•   Director — 1999 to present

•   President — 1997 to 2001

•   Chief Operating Officer — 1997 to 1999

•   Vice Chairman — 1995 to 1997

•   Executive Vice President — 1994 to 1995

•   President, Alcoa (Latin America) — 1991 to 1994

•   Vice President — 1982 to 1991

•   President, Alcoa Aluminio SA (Brazil) — 1979 to 1994

•   Joined Alcoa — 1969

•   Director of Citigroup (or predecessor) since 1997

•   Other Activities: The Conference Board (Trustee), Brown University (Trustee), and Brazil Project Advisory Board (Co-Chair) at The Woodrow Wilson International Center for Scholars

George David

64

LOGO

  

Chairman and Chief Executive Officer

United Technologies Corporation

•   Chairman, United Technologies Corporation — 1997 to present

•   Chief Executive Officer — 1994 to present

•   President — 1992 to 1999; 2002 to 2006

•   Director — 1992 to present

•   Director of Citigroup since 2002

•   Other Activities: Business Roundtable (member), The Business Council (member), Carnegie Hall (Trustee), and Institute for International Economics (Vice Chairman)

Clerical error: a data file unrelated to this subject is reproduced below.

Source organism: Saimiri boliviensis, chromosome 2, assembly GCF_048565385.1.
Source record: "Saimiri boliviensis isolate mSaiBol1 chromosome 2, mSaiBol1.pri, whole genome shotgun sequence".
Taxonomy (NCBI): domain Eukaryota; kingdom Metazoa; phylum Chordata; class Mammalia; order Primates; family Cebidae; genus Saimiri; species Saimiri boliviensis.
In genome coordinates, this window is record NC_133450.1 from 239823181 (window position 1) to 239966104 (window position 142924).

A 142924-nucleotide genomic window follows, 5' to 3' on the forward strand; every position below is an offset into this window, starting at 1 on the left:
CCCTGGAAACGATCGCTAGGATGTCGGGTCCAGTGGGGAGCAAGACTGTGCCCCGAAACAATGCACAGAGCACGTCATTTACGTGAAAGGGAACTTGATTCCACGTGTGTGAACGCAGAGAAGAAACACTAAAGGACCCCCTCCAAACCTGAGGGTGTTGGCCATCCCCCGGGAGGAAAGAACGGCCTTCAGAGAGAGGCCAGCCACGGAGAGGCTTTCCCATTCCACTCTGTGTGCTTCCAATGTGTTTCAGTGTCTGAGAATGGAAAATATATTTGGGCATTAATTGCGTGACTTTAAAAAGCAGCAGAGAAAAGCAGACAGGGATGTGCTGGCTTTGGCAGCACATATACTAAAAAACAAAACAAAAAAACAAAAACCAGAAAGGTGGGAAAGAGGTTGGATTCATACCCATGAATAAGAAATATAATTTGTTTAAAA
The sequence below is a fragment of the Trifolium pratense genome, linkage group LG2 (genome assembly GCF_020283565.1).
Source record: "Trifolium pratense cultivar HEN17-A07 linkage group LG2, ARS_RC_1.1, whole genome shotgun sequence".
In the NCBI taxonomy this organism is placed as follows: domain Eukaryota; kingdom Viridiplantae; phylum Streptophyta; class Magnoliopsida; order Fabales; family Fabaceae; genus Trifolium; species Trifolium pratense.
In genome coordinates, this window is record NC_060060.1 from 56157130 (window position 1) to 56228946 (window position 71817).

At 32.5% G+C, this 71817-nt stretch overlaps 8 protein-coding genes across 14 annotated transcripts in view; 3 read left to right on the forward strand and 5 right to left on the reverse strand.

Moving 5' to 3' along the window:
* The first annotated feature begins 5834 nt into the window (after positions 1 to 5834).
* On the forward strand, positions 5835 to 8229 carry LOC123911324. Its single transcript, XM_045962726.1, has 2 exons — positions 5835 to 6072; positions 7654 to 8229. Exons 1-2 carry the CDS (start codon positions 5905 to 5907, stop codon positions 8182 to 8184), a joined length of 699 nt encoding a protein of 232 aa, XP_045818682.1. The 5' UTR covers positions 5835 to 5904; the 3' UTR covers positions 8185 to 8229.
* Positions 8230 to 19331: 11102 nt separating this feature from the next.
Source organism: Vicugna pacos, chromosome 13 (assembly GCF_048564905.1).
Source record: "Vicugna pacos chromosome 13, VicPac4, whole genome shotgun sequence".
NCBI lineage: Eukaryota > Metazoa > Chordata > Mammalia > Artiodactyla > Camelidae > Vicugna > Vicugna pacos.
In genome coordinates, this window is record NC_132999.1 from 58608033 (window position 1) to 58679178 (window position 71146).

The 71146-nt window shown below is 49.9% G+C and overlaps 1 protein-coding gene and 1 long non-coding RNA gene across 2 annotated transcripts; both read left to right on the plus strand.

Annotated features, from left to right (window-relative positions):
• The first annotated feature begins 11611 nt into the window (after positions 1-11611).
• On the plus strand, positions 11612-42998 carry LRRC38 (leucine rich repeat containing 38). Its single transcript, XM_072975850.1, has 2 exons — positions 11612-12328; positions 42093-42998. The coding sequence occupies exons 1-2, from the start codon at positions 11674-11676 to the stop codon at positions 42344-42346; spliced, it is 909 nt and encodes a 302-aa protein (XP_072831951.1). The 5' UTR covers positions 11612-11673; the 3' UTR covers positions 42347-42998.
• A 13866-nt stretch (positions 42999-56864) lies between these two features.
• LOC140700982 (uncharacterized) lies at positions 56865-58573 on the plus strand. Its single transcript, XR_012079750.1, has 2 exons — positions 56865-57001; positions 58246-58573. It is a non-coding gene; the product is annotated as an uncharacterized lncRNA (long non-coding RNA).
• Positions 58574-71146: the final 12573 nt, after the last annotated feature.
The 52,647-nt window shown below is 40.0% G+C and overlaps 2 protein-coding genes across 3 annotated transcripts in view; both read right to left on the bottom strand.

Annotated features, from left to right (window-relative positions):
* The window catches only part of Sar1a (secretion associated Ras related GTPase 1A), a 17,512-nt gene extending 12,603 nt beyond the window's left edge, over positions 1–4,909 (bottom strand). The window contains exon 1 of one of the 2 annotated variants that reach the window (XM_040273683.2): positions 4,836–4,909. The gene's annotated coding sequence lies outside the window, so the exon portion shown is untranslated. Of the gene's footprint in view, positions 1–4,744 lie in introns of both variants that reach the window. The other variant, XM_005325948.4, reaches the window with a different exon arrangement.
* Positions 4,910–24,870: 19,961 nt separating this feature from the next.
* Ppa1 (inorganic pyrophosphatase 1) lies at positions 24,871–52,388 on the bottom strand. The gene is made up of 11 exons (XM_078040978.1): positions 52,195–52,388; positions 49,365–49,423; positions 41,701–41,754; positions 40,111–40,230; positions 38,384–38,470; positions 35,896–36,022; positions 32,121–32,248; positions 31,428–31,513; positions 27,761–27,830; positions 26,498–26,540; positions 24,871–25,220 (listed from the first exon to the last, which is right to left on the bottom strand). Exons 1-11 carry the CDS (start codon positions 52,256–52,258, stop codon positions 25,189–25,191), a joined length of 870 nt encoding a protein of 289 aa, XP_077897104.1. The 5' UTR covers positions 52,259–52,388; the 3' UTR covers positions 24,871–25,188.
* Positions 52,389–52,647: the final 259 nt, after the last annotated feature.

19


Table of Contents
Name and Age at
Record Date
   Position, Principal Occupation, Business Experience
and Directorships

Kenneth T. Derr

70

LOGO

  

Chairman, Retired

Chevron Corporation

•   Chairman and Chief Executive Officer, Chevron Corporation — 1989 to 1999

•   Vice Chairman — 1985 to 1988

•   Director — 1981 to 1999

•   President and Chief Executive Officer, Chevron USA Inc. — 1979 to 1984

•   Vice President — 1972 to 1979

•   Assistant to the President — 1969 to 1972

•   Joined Chevron Corporation — 1960

•   Director of Citigroup (or predecessor) since 1987

•   Other Directorships: Calpine Corporation (Chairman of the Board) and Halliburton Company

•   Other Activities: American Petroleum Institute (member), The Business Council (member), Council on Foreign Relations (member), Hoover Institution Board of Overseers (member), Cornell University (Trustee Emeritus), University of California at San Francisco Foundation (Director), The Basic Fund (Director), Committee to Encourage Corporate Philanthropy (Director), and National Petroleum Council (member)